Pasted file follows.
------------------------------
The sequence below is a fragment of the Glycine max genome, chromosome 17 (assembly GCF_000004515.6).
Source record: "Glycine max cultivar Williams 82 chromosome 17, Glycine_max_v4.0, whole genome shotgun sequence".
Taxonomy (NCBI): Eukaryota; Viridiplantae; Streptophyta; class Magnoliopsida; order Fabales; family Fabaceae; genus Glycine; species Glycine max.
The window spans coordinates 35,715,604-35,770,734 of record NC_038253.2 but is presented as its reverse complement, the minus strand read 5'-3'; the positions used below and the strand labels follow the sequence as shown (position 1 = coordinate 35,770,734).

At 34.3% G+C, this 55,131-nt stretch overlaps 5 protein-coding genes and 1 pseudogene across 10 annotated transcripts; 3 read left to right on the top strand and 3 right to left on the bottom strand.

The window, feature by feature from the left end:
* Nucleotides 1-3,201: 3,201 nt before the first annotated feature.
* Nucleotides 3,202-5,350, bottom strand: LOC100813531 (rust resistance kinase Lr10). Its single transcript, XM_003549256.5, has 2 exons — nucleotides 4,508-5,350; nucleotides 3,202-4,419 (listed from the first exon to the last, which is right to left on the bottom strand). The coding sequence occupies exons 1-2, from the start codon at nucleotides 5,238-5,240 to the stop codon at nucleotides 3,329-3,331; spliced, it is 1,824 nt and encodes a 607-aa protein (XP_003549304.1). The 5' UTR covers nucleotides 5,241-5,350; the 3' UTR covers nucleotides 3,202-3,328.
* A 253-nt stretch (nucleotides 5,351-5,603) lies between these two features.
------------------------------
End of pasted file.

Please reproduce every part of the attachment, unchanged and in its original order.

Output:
The sequence below is a fragment of the Glycine max genome, chromosome 17 (assembly GCF_000004515.6).
Source record: "Glycine max cultivar Williams 82 chromosome 17, Glycine_max_v4.0, whole genome shotgun sequence".
Taxonomy (NCBI): Eukaryota; Viridiplantae; Streptophyta; class Magnoliopsida; order Fabales; family Fabaceae; genus Glycine; species Glycine max.
The window spans coordinates 35,715,604-35,770,734 of record NC_038253.2 but is presented as its reverse complement, the minus strand read 5'-3'; the positions used below and the strand labels follow the sequence as shown (position 1 = coordinate 35,770,734).

At 34.3% G+C, this 55,131-nt stretch overlaps 5 protein-coding genes and 1 pseudogene across 10 annotated transcripts; 3 read left to right on the top strand and 3 right to left on the bottom strand.

The window, feature by feature from the left end:
* Nucleotides 1-3,201: 3,201 nt before the first annotated feature.
* Nucleotides 3,202-5,350, bottom strand: LOC100813531 (rust resistance kinase Lr10). Its single transcript, XM_003549256.5, has 2 exons — nucleotides 4,508-5,350; nucleotides 3,202-4,419 (listed from the first exon to the last, which is right to left on the bottom strand). The coding sequence occupies exons 1-2, from the start codon at nucleotides 5,238-5,240 to the stop codon at nucleotides 3,329-3,331; spliced, it is 1,824 nt and encodes a 607-aa protein (XP_003549304.1). The 5' UTR covers nucleotides 5,241-5,350; the 3' UTR covers nucleotides 3,202-3,328.
* A 253-nt stretch (nucleotides 5,351-5,603) lies between these two features.